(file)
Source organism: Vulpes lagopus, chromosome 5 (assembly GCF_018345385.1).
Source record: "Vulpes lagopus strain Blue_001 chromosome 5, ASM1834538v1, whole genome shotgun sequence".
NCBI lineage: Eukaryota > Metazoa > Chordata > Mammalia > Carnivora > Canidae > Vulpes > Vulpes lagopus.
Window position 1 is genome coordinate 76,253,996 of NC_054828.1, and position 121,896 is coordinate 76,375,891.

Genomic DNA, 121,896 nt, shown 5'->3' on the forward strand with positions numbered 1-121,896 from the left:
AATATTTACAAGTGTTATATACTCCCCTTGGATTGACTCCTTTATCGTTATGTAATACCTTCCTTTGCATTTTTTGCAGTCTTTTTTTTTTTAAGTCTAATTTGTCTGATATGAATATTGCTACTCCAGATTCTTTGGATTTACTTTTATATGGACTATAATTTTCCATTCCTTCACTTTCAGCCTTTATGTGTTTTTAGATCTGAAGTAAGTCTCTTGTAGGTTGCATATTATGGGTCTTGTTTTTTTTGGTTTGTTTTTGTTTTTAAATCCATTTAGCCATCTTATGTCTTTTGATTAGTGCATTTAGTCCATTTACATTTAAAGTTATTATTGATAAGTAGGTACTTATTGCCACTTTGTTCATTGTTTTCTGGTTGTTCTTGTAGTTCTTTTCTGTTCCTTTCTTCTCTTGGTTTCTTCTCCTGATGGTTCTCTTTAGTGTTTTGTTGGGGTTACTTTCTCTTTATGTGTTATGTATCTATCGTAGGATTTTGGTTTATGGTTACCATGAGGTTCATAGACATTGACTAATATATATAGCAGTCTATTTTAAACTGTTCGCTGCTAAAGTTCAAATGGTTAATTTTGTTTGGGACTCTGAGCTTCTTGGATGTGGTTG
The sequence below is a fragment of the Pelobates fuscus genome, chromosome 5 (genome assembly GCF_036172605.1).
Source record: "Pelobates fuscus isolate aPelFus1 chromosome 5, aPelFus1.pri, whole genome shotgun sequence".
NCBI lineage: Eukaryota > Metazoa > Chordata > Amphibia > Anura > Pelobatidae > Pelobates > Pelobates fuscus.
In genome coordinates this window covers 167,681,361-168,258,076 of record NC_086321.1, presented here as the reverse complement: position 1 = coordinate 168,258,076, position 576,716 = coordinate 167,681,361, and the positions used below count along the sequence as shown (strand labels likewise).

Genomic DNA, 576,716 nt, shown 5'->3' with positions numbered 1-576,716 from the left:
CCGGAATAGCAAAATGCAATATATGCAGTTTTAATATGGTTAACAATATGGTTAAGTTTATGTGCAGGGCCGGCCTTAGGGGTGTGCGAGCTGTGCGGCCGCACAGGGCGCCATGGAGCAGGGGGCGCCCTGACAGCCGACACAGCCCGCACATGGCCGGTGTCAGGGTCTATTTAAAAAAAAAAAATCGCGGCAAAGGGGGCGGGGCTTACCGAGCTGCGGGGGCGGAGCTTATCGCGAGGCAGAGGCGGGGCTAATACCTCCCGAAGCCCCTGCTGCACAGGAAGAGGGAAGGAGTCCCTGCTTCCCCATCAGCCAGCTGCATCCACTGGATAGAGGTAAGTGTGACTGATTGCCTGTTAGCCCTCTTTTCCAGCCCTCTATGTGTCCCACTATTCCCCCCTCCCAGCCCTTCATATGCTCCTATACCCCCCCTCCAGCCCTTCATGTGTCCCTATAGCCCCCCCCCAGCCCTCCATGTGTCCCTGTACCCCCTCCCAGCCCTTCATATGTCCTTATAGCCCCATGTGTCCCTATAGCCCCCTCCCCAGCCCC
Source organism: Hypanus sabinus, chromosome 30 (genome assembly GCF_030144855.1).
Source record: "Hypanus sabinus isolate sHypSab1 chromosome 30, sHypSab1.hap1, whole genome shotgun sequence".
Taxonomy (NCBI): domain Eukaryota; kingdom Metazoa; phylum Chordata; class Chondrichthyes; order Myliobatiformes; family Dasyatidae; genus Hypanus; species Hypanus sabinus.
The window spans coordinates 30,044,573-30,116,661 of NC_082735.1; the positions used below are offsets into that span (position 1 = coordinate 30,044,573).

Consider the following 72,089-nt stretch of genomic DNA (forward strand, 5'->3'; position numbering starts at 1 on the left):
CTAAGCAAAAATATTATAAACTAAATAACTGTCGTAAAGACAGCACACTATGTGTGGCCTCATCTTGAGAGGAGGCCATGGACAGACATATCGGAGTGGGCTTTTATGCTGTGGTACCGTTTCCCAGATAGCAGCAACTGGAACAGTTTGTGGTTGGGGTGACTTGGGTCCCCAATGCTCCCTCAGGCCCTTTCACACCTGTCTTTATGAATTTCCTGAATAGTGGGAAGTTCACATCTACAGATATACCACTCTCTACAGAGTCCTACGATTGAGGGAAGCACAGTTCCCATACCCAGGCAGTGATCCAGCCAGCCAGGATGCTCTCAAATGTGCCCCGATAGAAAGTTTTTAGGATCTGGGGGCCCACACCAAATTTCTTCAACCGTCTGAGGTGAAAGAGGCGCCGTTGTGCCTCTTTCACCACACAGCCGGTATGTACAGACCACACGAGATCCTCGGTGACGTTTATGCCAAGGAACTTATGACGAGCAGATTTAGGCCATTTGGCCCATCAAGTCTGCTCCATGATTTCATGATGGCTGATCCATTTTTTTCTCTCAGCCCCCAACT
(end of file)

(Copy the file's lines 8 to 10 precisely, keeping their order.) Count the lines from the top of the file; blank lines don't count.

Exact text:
Source record: "Pelobates fuscus isolate aPelFus1 chromosome 5, aPelFus1.pri, whole genome shotgun sequence".
NCBI lineage: Eukaryota > Metazoa > Chordata > Amphibia > Anura > Pelobatidae > Pelobates > Pelobates fuscus.
In genome coordinates this window covers 167,681,361-168,258,076 of record NC_086321.1, presented here as the reverse complement: position 1 = coordinate 168,258,076, position 576,716 = coordinate 167,681,361, and the positions used below count along the sequence as shown (strand labels likewise).